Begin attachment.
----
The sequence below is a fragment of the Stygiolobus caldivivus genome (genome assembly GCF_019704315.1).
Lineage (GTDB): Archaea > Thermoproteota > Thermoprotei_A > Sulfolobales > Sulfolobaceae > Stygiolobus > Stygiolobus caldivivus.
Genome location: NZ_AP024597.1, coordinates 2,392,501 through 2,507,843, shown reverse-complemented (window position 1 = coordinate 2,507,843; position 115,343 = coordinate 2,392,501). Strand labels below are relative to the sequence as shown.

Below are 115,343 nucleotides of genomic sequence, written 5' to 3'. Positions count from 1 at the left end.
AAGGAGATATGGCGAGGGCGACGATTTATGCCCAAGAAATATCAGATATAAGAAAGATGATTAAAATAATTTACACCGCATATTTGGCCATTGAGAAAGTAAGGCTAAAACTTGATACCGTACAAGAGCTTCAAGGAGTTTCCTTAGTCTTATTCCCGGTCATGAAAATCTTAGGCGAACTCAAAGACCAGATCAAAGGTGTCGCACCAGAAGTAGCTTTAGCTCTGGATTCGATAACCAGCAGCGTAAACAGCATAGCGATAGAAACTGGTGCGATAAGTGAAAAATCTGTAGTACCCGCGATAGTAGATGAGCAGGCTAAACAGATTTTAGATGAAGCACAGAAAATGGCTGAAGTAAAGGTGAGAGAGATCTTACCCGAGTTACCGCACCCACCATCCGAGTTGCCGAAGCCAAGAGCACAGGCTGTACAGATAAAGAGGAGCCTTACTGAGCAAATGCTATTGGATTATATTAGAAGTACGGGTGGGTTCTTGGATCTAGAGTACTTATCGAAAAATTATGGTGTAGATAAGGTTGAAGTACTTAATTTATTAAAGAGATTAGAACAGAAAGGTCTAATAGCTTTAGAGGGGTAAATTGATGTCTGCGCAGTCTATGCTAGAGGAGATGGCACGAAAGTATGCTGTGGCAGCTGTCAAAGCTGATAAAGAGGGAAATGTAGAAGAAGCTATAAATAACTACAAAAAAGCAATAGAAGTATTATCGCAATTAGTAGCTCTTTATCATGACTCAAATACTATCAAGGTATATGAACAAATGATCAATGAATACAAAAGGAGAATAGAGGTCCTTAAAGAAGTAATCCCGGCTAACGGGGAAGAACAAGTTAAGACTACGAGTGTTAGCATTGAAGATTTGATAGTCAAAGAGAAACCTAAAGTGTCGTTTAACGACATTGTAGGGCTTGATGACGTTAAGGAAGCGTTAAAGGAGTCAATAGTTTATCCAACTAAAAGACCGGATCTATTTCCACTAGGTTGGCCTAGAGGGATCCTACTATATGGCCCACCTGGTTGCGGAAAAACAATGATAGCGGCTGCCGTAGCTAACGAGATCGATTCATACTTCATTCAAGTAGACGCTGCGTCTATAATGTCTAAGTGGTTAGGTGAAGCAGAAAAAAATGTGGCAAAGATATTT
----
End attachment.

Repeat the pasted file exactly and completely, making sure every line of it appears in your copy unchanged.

The sequence below is a fragment of the Stygiolobus caldivivus genome (genome assembly GCF_019704315.1).
Lineage (GTDB): Archaea > Thermoproteota > Thermoprotei_A > Sulfolobales > Sulfolobaceae > Stygiolobus > Stygiolobus caldivivus.
Genome location: NZ_AP024597.1, coordinates 2,392,501 through 2,507,843, shown reverse-complemented (window position 1 = coordinate 2,507,843; position 115,343 = coordinate 2,392,501). Strand labels below are relative to the sequence as shown.

Below are 115,343 nucleotides of genomic sequence, written 5' to 3'. Positions count from 1 at the left end.
AAGGAGATATGGCGAGGGCGACGATTTATGCCCAAGAAATATCAGATATAAGAAAGATGATTAAAATAATTTACACCGCATATTTGGCCATTGAGAAAGTAAGGCTAAAACTTGATACCGTACAAGAGCTTCAAGGAGTTTCCTTAGTCTTATTCCCGGTCATGAAAATCTTAGGCGAACTCAAAGACCAGATCAAAGGTGTCGCACCAGAAGTAGCTTTAGCTCTGGATTCGATAACCAGCAGCGTAAACAGCATAGCGATAGAAACTGGTGCGATAAGTGAAAAATCTGTAGTACCCGCGATAGTAGATGAGCAGGCTAAACAGATTTTAGATGAAGCACAGAAAATGGCTGAAGTAAAGGTGAGAGAGATCTTACCCGAGTTACCGCACCCACCATCCGAGTTGCCGAAGCCAAGAGCACAGGCTGTACAGATAAAGAGGAGCCTTACTGAGCAAATGCTATTGGATTATATTAGAAGTACGGGTGGGTTCTTGGATCTAGAGTACTTATCGAAAAATTATGGTGTAGATAAGGTTGAAGTACTTAATTTATTAAAGAGATTAGAACAGAAAGGTCTAATAGCTTTAGAGGGGTAAATTGATGTCTGCGCAGTCTATGCTAGAGGAGATGGCACGAAAGTATGCTGTGGCAGCTGTCAAAGCTGATAAAGAGGGAAATGTAGAAGAAGCTATAAATAACTACAAAAAAGCAATAGAAGTATTATCGCAATTAGTAGCTCTTTATCATGACTCAAATACTATCAAGGTATATGAACAAATGATCAATGAATACAAAAGGAGAATAGAGGTCCTTAAAGAAGTAATCCCGGCTAACGGGGAAGAACAAGTTAAGACTACGAGTGTTAGCATTGAAGATTTGATAGTCAAAGAGAAACCTAAAGTGTCGTTTAACGACATTGTAGGGCTTGATGACGTTAAGGAAGCGTTAAAGGAGTCAATAGTTTATCCAACTAAAAGACCGGATCTATTTCCACTAGGTTGGCCTAGAGGGATCCTACTATATGGCCCACCTGGTTGCGGAAAAACAATGATAGCGGCTGCCGTAGCTAACGAGATCGATTCATACTTCATTCAAGTAGACGCTGCGTCTATAATGTCTAAGTGGTTAGGTGAAGCAGAAAAAAATGTGGCAAAGATATTT